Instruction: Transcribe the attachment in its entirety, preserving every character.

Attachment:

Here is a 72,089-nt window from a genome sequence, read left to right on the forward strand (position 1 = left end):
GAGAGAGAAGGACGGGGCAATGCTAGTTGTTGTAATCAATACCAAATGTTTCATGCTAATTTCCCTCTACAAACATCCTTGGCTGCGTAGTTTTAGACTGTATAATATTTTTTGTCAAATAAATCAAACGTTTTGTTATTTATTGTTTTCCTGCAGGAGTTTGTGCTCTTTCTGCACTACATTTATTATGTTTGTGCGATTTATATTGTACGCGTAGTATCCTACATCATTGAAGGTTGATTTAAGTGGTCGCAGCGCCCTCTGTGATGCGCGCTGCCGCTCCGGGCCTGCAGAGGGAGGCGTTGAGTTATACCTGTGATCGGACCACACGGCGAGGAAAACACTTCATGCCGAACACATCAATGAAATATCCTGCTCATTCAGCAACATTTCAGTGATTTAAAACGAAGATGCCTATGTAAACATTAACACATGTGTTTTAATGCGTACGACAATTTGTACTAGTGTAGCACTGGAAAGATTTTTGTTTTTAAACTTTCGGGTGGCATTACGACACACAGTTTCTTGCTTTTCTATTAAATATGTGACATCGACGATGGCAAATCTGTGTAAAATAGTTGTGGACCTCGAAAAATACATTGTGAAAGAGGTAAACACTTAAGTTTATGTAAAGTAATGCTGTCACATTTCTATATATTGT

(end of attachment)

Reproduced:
Here is a 72,089-nt window from a genome sequence, read left to right on the forward strand (position 1 = left end):
GAGAGAGAAGGACGGGGCAATGCTAGTTGTTGTAATCAATACCAAATGTTTCATGCTAATTTCCCTCTACAAACATCCTTGGCTGCGTAGTTTTAGACTGTATAATATTTTTTGTCAAATAAATCAAACGTTTTGTTATTTATTGTTTTCCTGCAGGAGTTTGTGCTCTTTCTGCACTACATTTATTATGTTTGTGCGATTTATATTGTACGCGTAGTATCCTACATCATTGAAGGTTGATTTAAGTGGTCGCAGCGCCCTCTGTGATGCGCGCTGCCGCTCCGGGCCTGCAGAGGGAGGCGTTGAGTTATACCTGTGATCGGACCACACGGCGAGGAAAACACTTCATGCCGAACACATCAATGAAATATCCTGCTCATTCAGCAACATTTCAGTGATTTAAAACGAAGATGCCTATGTAAACATTAACACATGTGTTTTAATGCGTACGACAATTTGTACTAGTGTAGCACTGGAAAGATTTTTGTTTTTAAACTTTCGGGTGGCATTACGACACACAGTTTCTTGCTTTTCTATTAAATATGTGACATCGACGATGGCAAATCTGTGTAAAATAGTTGTGGACCTCGAAAAATACATTGTGAAAGAGGTAAACACTTAAGTTTATGTAAAGTAATGCTGTCACATTTCTATATATTGT